1. Loom tells the story of a successful catch.

    Year: 2010
    Length: 5'20"
    Directors: Jan Bitzer, Ilija Brunck, Csaba Letay
    Technical director: Fabian Pross
    Production company: Filmakademie BW
    Producer: Regina Welker
    Sound: Joel Corelitz / waveplant
    Artists:Felix Mertikat, Jin-Ho Jeon, Roman Kälin, Tom Weber, Christian Hertwig, Silke Finger, Jacob Frey, Leszek Plichta, Georg Schneider, Anja Wacker, Andreas 'Felix' Gebhardt, Falko Paeper, Sarah Eim
    5.1 Mix: David Axelbaum / Airstream Audio

    for more information visit polynoid.tv

    # vimeo.com/24069938 Uploaded 1.2M Plays 588 Comments
  2. Please use the "Tip Jar" function tab below and support the WWF Black Rhino Range Expansion Project. All tips we receive from this film will be passed on the WWF Black Rhinos Range Expansion Project to help Rhino Conservation.

    Filmed by greenrenaissance.co.za (facebook.com/greenrenaissance) for WWF South Africa

    Black rhino given new home

    The seventh black rhino population established by the WWF Black Rhino Range Expansion Project, was recently released after an epic 1500 kilometre trip across the country. 19 of the critically endangered animals were moved from the Eastern Cape to a new location in Limpopo province.

    “This was possible because of the far-sightedness of the Eastern Cape Provincial government who were prepared to become partners in the project for the sake of black rhino conservation in South Africa,” said WWF’s project leader Dr Jacques Flamand. “The operation was difficult due to the number of animals and the long distances involved. But wildlife veterinarians, conservation managers and capture teams from WWF, Eastern Cape Parks and Tourism Agency, SANParks and Ezemvelo KZN Wildlife worked cooperatively to ensure the success of the translocation. We all learned from one another and were united in a common cause.”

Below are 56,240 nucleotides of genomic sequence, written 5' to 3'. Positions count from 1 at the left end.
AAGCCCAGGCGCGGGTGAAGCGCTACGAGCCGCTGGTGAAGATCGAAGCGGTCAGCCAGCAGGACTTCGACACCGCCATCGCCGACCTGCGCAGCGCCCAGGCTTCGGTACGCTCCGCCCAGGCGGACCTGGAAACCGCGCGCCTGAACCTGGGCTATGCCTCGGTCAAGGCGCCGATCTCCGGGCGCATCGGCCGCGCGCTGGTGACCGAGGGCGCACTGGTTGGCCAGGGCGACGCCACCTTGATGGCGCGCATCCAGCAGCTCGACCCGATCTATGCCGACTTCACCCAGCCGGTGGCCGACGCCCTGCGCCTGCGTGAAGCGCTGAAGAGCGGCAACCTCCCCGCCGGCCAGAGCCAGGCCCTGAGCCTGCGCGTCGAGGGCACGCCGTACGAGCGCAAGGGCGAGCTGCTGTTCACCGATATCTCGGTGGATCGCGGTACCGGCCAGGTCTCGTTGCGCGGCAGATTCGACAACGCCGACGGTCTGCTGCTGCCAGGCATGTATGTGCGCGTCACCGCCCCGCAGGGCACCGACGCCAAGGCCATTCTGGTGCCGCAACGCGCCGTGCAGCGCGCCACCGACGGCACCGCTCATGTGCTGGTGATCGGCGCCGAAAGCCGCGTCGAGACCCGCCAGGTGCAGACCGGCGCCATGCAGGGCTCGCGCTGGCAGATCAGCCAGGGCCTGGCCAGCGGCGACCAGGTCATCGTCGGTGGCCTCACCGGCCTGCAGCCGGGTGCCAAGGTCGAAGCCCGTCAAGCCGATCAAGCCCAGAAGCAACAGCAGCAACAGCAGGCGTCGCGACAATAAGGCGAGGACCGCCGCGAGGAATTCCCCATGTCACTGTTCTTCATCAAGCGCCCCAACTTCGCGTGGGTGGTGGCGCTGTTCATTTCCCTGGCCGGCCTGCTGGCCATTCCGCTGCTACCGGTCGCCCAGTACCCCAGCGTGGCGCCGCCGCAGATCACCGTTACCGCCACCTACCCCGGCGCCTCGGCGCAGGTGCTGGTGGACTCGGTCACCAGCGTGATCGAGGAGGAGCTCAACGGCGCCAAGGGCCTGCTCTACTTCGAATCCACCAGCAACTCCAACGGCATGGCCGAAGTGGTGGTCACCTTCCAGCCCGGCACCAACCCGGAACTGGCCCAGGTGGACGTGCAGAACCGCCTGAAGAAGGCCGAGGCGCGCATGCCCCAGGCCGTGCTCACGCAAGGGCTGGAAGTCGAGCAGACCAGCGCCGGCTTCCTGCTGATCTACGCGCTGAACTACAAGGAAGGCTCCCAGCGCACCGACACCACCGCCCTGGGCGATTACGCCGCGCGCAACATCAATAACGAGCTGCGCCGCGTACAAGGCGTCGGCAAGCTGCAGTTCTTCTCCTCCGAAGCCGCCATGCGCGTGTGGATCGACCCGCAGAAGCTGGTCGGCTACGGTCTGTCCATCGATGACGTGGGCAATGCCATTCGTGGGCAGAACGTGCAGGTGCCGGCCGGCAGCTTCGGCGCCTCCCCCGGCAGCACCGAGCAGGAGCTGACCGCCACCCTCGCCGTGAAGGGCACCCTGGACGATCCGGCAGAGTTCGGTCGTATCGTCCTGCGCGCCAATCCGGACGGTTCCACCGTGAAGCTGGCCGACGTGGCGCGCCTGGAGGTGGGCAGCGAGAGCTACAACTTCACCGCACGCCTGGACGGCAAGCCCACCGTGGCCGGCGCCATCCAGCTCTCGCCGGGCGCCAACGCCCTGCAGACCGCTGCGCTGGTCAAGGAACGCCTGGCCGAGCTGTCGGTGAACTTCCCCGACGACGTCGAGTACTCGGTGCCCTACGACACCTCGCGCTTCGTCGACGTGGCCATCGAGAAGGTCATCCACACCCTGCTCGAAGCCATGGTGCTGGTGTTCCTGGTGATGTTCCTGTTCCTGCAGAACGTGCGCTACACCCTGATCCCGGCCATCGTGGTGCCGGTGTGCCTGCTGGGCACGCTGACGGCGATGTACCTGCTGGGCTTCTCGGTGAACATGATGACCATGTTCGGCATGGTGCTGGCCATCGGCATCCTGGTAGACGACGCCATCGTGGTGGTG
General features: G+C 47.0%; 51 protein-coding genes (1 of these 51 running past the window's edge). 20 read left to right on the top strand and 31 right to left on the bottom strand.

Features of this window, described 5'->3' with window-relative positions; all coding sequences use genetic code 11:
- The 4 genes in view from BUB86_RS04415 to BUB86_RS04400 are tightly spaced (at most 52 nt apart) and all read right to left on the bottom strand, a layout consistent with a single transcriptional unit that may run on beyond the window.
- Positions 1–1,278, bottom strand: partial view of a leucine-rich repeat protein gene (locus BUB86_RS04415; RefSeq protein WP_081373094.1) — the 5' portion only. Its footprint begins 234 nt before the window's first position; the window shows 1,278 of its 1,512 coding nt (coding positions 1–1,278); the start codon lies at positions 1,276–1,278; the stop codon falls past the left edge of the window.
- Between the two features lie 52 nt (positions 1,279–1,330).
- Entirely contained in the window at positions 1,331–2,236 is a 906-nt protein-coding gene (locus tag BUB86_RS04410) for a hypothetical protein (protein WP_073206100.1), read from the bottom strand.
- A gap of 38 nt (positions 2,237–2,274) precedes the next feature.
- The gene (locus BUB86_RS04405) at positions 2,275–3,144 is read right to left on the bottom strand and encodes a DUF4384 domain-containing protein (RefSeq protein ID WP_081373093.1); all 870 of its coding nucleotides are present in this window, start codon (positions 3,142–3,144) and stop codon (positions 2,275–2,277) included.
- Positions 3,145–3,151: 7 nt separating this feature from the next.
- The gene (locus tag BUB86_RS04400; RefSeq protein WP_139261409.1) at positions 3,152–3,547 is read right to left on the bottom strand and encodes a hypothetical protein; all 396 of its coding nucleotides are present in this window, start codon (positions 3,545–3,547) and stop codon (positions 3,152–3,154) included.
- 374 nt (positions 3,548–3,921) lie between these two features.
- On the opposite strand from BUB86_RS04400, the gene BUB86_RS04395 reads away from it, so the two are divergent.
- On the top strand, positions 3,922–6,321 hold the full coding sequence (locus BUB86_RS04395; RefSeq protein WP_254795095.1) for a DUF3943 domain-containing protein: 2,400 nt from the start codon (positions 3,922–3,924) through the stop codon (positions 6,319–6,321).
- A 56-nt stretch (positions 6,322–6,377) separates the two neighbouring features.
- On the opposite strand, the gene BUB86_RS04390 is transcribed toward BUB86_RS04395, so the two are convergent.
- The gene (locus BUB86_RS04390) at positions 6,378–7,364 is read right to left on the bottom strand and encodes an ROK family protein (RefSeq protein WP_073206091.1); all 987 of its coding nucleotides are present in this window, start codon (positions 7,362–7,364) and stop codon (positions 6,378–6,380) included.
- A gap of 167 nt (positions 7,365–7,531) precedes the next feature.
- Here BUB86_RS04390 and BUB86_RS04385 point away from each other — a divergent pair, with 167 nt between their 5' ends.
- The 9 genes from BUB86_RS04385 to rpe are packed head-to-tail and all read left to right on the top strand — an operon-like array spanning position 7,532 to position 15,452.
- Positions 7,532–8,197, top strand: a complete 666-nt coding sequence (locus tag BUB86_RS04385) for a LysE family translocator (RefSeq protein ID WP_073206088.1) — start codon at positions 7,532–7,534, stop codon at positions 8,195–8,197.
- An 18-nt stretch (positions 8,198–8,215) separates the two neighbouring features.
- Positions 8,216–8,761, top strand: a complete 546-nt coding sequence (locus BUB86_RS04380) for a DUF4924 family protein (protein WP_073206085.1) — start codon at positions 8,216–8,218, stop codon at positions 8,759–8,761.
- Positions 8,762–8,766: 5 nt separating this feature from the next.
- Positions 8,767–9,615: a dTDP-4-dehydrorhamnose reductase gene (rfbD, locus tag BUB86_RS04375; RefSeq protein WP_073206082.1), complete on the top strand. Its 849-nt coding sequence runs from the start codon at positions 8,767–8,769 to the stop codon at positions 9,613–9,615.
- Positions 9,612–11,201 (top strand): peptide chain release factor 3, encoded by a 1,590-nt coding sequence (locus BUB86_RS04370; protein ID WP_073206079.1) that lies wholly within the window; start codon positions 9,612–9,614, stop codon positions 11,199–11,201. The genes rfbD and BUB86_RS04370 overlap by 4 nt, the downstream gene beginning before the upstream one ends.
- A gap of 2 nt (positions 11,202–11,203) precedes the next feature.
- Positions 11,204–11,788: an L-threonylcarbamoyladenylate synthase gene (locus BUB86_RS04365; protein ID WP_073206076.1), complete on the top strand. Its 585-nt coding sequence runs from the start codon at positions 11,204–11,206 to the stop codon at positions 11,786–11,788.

“We are a young organisation and this is a great opportunity to be giving something back to the national conservation effort,” said Dave Balfour, conservation director of the Eastern Cape Parks and Tourism Agency. “We are excited about getting ourselves integrated into national conservation. A critical element of future conservation success will be the ability of agencies with a common interest to work together. This was a great example of that."

    A relatively new capture technique was used to airlift some of the rhinos out of difficult or inaccessible areas by helicopter. This entails suspending the sleeping rhino by the ankles for a short trip through the air to awaiting vehicles. “Previously rhinos were either transported by lorry over very difficult tracks, or airlifted in a net. This new procedure is gentler on the darted rhino because it shortens the time it has to be kept asleep with drugs, the respiration is not as compromised as it can be in a net and it avoids the need for travel in a crate over terrible tracks,” explains Dr Flamand. “Another advantage is that rhinos can be more easily removed from dangerous situations, for example if they have fallen asleep in a donga or other difficult terrain after being darted. The helicopter translocations usually take less than ten minutes, and the animals suffer no ill effect. All of the veterinarians working on the translocation agreed that this was now the method of choice for the well-being of the animals.”